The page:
Why do breakthroughs in prayer surprise me?


I’d prayed over this request specifically for over two years, but God’s affirmative answer still shocked me. Maybe desperation holds more sway with God than I realized. In the course of this journey, I learned three powerful lessons regarding desperate prayer that will forever shape my critical intercession.


1) Just because prayer is a battle doesn’t mean I have to accept defeat.


When God gave the Israelites instructions for warfare, He said “When you go out to battle against your enemies and see…people more numerous than you, do not be afraid of them; for the Lord your God…is with you. Do not be afraid, or panic, or tremble before them. For the Lord Your God is the One Who goes with you — to fight for you against your enemies, to save you” (Deuteronomy 20:1, 3-4).


Fear and anxiety often describe my dread of the unknown. But evidently God knows that. “Stop it!” He says. “Don’t even let your mind go there. Look here at Me. I’m not only Your Commander-in-Chief. I’m also Your Father. I’ve got this!”


2) His Word blows away all opposition.


We don’t have to understand how His Word works (Mark 4:27), but the fact of the matter is He does work. When we pray His Word, power explodes. His Word is:


Sharp enough to slice away the competition (Hebrews 4:12)
Surging with Inner Life (Hebrews 4:12)
Far-reaching in effectiveness (Acts 6:7)
Forward advancing (Acts 12:24)
Forceful, potent, and dominant (Acts 19:20)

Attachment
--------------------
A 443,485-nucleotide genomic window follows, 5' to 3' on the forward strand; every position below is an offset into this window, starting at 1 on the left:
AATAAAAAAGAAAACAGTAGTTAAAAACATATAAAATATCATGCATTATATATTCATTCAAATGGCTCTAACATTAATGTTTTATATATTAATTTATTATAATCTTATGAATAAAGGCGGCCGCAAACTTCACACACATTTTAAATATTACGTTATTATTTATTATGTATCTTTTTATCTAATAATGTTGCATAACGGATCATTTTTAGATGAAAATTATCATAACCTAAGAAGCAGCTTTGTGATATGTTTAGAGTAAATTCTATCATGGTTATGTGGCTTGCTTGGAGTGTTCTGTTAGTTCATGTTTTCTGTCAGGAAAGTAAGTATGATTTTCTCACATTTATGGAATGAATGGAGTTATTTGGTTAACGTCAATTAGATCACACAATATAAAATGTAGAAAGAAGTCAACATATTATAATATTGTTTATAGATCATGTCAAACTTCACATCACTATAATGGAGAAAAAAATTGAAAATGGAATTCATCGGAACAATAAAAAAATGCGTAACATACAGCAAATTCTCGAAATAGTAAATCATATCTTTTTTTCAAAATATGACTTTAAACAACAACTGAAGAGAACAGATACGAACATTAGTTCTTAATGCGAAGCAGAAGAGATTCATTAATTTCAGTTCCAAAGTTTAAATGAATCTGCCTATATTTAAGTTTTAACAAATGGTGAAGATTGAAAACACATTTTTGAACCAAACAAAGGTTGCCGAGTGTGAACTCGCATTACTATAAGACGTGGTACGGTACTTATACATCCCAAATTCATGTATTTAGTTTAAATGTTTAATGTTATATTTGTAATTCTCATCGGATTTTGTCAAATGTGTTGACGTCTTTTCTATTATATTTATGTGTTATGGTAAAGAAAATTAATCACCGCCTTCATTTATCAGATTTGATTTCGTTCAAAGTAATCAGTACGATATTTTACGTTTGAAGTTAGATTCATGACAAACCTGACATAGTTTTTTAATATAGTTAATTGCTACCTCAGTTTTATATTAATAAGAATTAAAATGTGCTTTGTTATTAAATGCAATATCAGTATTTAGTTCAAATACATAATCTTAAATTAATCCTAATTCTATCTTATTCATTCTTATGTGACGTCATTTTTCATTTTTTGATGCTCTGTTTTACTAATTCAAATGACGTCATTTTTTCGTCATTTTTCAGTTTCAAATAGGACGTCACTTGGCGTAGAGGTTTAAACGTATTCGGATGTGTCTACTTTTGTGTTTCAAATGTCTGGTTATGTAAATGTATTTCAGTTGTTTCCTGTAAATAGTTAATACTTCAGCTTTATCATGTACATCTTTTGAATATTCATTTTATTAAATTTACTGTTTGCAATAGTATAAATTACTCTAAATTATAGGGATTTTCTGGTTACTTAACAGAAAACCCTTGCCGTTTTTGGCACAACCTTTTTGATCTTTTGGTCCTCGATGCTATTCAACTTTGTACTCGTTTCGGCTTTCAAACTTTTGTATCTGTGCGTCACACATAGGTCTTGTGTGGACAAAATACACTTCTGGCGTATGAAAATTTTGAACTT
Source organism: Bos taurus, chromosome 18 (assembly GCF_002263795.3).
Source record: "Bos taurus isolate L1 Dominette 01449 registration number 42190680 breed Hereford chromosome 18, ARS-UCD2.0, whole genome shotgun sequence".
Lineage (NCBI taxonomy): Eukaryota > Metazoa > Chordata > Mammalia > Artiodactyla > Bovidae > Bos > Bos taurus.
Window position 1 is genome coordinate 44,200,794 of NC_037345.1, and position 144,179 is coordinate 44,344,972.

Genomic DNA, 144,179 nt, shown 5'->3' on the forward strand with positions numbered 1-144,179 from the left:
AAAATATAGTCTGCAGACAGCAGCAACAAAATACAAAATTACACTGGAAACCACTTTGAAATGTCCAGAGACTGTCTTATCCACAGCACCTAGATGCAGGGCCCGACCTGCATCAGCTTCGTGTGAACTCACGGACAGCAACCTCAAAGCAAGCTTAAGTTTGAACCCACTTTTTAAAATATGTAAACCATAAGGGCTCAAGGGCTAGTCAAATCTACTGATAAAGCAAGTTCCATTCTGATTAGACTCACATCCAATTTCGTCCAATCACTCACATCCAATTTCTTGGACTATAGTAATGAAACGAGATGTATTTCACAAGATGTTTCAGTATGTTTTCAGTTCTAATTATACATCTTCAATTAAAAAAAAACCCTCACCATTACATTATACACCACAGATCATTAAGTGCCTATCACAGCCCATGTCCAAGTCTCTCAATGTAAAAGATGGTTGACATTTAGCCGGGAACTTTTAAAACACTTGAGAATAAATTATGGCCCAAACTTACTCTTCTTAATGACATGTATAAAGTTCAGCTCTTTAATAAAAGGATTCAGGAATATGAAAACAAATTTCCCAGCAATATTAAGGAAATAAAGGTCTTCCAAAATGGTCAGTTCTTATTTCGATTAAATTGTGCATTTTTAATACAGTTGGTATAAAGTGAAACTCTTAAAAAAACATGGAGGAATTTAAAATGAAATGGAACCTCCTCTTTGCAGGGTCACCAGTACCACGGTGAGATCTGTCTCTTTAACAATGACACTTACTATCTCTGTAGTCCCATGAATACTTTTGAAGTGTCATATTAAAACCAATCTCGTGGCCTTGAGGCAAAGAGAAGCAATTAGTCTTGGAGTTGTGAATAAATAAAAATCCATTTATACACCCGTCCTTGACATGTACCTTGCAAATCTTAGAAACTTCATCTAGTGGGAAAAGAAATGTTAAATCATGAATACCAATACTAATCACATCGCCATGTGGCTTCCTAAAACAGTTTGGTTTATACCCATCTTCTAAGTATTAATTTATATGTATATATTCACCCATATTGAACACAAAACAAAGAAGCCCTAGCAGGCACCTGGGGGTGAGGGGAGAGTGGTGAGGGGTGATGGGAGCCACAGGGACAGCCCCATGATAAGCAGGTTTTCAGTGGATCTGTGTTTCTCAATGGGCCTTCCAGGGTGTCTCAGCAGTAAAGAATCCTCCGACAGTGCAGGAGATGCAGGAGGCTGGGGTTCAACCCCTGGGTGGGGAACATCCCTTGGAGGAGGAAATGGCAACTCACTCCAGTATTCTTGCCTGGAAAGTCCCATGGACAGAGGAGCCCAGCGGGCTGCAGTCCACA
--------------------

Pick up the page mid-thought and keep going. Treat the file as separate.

Constantly strengthened with fresh reinforcements (Colossians 1:6)
Activated to move quickly (2 Thessalonians 3:1)

Our prayers command power in direct proportion to our knowledge of His Truth.


3) When His Word has authority over your life, your life has authority over the enemy.


Under the old covenant, God promised to conquer the enemy of those who fully obeyed the written Law (Joshua 23:6,9). But when Christ came, He repealed that Law (Hebrews 7:12). He set aside all the complicated conditions for victory and gave us only one: faith (John 6:29). Our faith has victory because we believe (not in our own conduct but) in His indestructible life (Hebrews 7:18,16). “Through the obedience of One the many will be made righteous” (Romans 5:19). Not through mine!


Under the new covenant, God promises to conquer the enemy of those who faith Him (1 John 5:4). When we hold up the shield of faith and move offensively with the sword of His Word, our prayers pack a punch. “One of your men puts to flight a thousand, for the Lord your God is He who fights for you, just as He promised you” (Joshua 23:10). “A thousand may fall at your side, and ten thousand at your right hand, but it shall not approach you (Psalms 91:7).


But what about the crafty serpent — the devil, who prowls about like a roaring lion (Genesis 3:1; 1 Peter 5:8)?


“The battle is not yours, but God’s (2 Chronicles 20:15). “You will tread upon the lion and cobra, the young lion and the serpent you will trample down” (Psalm 91:13). “Behold,” says Jesus, “I have given you authority to tread upon serpents and scorpions, and over all the power of the enemy, and nothing shall injure you” (Luke 10:19).


Let’s go to the war room together this week, shall we?




“Your maidservant has nothing in the house except a flask of oil.”


My eyes fell upon these words as the three of us bowed quietly in prayer.